Algorithm Predicts Risk of Paediatric Septic Shock in Emergency Department
Researchers have developed a unique model allowing them to predict which children arriving to the emergency department (ED) are most likely to go into septic shock.
In a study published in The Journal of Pediatrics, the researchers detailed how they ran electronic medical records through a modern predictive algorithm to accurately project the likelihood of septic shock.
“No models exist to predict the risk of septic shock upon arrival to the ED, a critical time point for intervention,” said lead author Halden Scott, MD, University of Colorado School of Medicine, and Children’s Hospital Colorado, Aurora, Colorado. “We set out to develop a model of the risk based on patients whom doctors suspected had sepsis upon arrival.”
The study looked at 6 paediatric ED and Urgent Care sites focusing on patients aged 60 days to 18 years with suspected sepsis and missed cases of septic shock.
Of the 2,464 visits they analysed, septic shock occurred in 282 (11.4%) patients. The new model was able to predict 90% of the cases. In a high-risk patient, treatment could begin earlier to prevent shock.
“This model estimated risk of septic shock in children at hospital arrival, earlier than existing models,” said Dr. Scott. “Using it offers the potential to enhance clinical risk-stratification in the critical moments before a patient begins to deteriorate.”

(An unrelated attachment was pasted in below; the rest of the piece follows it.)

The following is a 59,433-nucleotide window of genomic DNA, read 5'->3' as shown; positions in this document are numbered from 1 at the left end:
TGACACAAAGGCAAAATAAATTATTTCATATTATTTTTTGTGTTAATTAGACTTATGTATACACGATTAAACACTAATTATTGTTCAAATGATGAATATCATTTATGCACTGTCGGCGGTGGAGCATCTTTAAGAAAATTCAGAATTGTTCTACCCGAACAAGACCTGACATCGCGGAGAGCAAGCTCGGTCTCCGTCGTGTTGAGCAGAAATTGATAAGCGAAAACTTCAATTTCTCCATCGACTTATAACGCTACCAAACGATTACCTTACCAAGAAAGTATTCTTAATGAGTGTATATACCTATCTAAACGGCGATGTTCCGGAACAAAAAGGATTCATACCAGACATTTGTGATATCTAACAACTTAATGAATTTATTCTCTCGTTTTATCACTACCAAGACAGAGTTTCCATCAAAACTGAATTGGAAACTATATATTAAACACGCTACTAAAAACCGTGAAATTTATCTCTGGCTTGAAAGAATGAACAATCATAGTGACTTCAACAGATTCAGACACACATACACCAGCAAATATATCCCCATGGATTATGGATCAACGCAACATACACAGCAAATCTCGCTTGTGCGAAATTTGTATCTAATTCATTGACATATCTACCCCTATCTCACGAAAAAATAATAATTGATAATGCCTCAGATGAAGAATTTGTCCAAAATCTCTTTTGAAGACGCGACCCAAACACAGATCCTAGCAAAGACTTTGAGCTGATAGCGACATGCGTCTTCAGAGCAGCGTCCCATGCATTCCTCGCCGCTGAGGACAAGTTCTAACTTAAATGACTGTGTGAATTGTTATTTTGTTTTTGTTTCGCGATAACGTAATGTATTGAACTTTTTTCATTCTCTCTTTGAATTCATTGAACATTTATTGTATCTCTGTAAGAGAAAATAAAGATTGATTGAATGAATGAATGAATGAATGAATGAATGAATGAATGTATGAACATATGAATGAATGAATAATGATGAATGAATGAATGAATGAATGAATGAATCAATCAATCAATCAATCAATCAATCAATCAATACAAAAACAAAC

“The model is an equation designed for computer-based calculation, in order to maximise the predictive value of data already in the Electronic Health Record,” he added.
A recent study showed that only 24.9% of children with sepsis received the first hour bundle of intravenous fluid, antibiotics, and blood cultures. Dr. Scott said that this study’s findings provides further evidence that most children fail to get the necessary treatment when it could possibly save their lives.
“The early treatment for sepsis is relatively simple, but if it’s not given early a downward spiral of organ failure can begin that is difficult to reverse,” said Dr. Scott. “This is why we believe that a predictive model for septic shock is so important to improve early diagnosis, and get early treatment to the high-risk patients for whom it can be life-saving.”
SOURCE: University of Colorado Anschutz Medical Campus